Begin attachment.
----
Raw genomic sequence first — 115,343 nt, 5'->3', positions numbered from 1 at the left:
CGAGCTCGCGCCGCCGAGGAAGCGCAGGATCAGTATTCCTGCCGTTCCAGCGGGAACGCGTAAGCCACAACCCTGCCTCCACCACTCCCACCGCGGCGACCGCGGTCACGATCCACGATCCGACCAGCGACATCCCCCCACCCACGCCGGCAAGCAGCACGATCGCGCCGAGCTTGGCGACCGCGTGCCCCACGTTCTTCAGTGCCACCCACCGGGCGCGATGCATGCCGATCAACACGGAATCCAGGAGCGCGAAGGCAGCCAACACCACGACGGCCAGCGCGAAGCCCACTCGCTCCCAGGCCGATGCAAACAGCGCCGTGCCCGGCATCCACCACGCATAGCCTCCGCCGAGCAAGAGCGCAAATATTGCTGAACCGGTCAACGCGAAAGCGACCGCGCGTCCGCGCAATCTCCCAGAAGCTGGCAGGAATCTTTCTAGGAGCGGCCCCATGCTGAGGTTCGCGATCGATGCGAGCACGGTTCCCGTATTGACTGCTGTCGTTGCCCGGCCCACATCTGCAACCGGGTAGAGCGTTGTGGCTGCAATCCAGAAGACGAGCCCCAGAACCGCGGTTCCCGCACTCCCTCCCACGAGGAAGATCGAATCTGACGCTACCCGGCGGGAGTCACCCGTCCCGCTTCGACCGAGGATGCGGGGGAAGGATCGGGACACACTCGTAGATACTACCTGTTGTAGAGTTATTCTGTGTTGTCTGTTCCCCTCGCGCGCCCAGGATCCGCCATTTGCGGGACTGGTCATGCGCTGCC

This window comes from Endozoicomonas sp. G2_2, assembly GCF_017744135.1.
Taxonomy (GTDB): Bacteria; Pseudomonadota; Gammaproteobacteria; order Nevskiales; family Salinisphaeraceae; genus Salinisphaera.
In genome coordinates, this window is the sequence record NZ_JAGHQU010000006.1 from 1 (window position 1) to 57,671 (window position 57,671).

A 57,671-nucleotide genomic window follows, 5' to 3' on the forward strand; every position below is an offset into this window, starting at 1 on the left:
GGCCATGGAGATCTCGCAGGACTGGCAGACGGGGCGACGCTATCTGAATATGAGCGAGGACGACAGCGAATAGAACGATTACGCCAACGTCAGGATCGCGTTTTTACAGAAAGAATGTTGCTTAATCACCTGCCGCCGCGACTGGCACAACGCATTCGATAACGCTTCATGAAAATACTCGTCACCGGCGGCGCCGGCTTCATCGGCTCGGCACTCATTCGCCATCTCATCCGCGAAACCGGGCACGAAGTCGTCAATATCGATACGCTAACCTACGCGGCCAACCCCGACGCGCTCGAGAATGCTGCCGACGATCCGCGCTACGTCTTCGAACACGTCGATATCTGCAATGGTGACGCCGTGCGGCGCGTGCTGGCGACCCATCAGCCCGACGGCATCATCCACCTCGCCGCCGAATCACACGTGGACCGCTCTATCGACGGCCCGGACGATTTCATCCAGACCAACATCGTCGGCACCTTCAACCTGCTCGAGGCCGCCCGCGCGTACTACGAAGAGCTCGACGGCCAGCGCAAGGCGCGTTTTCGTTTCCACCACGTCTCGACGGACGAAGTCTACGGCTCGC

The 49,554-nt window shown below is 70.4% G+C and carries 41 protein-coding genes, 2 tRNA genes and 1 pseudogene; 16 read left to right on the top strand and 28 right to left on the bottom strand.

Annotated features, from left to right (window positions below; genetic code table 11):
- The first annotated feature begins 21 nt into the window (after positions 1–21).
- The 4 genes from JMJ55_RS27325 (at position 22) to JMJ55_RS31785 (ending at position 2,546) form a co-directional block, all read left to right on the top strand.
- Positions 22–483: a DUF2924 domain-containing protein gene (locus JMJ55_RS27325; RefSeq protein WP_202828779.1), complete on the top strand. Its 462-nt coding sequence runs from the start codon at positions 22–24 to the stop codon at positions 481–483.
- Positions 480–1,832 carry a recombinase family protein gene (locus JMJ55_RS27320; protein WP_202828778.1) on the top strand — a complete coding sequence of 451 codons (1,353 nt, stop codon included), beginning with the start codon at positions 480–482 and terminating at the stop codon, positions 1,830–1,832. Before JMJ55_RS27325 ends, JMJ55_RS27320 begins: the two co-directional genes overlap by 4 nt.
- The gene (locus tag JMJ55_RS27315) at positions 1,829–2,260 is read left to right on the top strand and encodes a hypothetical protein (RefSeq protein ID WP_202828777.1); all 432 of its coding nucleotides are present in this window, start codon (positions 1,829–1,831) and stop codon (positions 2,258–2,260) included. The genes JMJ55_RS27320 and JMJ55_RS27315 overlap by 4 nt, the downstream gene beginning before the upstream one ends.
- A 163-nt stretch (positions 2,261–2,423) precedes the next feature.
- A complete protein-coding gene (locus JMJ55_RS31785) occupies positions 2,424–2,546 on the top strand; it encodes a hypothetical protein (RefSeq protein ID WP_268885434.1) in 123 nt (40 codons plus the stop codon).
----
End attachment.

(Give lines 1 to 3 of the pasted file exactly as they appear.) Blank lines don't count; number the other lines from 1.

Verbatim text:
Raw genomic sequence first — 115,343 nt, 5'->3', positions numbered from 1 at the left:
CGAGCTCGCGCCGCCGAGGAAGCGCAGGATCAGTATTCCTGCCGTTCCAGCGGGAACGCGTAAGCCACAACCCTGCCTCCACCACTCCCACCGCGGCGACCGCGGTCACGATCCACGATCCGACCAGCGACATCCCCCCACCCACGCCGGCAAGCAGCACGATCGCGCCGAGCTTGGCGACCGCGTGCCCCACGTTCTTCAGTGCCACCCACCGGGCGCGATGCATGCCGATCAACACGGAATCCAGGAGCGCGAAGGCAGCCAACACCACGACGGCCAGCGCGAAGCCCACTCGCTCCCAGGCCGATGCAAACAGCGCCGTGCCCGGCATCCACCACGCATAGCCTCCGCCGAGCAAGAGCGCAAATATTGCTGAACCGGTCAACGCGAAAGCGACCGCGCGTCCGCGCAATCTCCCAGAAGCTGGCAGGAATCTTTCTAGGAGCGGCCCCATGCTGAGGTTCGCGATCGATGCGAGCACGGTTCCCGTATTGACTGCTGTCGTTGCCCGGCCCACATCTGCAACCGGGTAGAGCGTTGTGGCTGCAATCCAGAAGACGAGCCCCAGAACCGCGGTTCCCGCACTCCCTCCCACGAGGAAGATCGAATCTGACGCTACCCGGCGGGAGTCACCCGTCCCGCTTCGACCGAGGATGCGGGGGAAGGATCGGGACACACTCGTAGATACTACCTGTTGTAGAGTTATTCTGTGTTGTCTGTTCCCCTCGCGCGCCCAGGATCCGCCATTTGCGGGACTGGTCATGCGCTGCC

This window comes from Endozoicomonas sp. G2_2, assembly GCF_017744135.1.